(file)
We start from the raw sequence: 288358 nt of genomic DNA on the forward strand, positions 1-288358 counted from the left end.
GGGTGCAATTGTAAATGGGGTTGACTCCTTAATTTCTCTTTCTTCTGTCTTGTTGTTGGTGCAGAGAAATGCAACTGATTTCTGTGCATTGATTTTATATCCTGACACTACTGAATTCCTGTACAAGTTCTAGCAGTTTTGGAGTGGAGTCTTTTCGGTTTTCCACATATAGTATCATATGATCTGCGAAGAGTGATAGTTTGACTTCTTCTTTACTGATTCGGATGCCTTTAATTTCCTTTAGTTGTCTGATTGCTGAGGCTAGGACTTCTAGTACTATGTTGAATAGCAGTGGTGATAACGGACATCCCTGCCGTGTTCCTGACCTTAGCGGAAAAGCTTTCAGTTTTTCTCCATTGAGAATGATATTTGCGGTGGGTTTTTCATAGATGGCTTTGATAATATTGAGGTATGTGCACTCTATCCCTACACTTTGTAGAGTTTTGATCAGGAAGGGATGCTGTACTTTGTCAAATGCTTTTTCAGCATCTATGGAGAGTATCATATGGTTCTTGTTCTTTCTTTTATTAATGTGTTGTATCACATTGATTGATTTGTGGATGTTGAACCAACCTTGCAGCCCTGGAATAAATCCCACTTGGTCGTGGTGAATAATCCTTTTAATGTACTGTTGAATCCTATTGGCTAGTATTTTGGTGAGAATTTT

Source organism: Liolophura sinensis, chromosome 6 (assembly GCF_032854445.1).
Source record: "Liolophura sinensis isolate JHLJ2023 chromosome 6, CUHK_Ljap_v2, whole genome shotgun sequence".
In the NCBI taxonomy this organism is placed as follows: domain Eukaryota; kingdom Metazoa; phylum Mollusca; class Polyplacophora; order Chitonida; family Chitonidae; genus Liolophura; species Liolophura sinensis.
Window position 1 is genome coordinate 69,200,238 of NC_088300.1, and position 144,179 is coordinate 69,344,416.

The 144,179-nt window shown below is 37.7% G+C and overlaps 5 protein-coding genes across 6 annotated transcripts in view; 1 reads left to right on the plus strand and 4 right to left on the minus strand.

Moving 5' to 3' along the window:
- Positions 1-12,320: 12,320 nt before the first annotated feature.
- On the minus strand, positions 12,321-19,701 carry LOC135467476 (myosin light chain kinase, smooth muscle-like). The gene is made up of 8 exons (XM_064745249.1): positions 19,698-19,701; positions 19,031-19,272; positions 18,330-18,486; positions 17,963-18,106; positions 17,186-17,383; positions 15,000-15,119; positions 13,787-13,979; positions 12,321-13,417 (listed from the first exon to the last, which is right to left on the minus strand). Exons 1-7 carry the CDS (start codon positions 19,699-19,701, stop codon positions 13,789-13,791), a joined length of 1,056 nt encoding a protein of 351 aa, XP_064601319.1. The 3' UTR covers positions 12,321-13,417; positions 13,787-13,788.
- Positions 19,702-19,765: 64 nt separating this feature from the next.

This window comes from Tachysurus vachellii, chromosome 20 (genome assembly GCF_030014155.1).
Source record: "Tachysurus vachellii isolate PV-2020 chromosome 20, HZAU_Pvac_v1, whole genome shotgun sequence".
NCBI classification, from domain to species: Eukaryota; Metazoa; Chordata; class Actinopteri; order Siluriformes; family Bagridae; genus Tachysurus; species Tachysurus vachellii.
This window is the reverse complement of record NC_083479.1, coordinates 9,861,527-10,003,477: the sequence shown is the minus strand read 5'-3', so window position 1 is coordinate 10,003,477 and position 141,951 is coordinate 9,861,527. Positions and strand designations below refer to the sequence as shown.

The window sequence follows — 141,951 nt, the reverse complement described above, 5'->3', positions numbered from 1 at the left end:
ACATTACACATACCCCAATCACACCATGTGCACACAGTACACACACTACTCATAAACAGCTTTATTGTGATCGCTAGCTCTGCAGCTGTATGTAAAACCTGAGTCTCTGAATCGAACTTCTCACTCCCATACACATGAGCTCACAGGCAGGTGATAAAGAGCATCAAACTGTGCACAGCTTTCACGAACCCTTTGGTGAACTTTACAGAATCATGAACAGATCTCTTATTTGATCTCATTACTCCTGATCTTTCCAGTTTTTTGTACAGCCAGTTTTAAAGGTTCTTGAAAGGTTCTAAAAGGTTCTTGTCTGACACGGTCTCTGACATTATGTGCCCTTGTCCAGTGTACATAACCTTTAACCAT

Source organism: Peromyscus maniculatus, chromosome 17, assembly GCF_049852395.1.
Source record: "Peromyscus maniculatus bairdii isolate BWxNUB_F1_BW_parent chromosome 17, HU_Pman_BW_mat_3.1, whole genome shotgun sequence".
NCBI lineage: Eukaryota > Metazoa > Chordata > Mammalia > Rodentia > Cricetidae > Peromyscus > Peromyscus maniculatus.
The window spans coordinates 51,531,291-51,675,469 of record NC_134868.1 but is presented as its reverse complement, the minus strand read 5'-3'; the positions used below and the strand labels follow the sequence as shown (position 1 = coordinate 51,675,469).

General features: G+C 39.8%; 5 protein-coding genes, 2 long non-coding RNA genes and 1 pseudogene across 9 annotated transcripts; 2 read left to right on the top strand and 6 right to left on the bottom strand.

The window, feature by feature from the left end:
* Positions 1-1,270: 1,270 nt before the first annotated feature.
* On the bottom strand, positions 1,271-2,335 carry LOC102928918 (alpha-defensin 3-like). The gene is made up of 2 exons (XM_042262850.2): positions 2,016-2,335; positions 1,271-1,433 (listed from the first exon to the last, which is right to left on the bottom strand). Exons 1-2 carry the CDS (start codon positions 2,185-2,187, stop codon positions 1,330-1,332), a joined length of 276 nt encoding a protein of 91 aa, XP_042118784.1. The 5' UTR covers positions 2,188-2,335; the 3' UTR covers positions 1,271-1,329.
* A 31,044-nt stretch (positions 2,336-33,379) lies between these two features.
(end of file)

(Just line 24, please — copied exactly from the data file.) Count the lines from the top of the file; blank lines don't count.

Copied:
* Positions 1-1,270: 1,270 nt before the first annotated feature.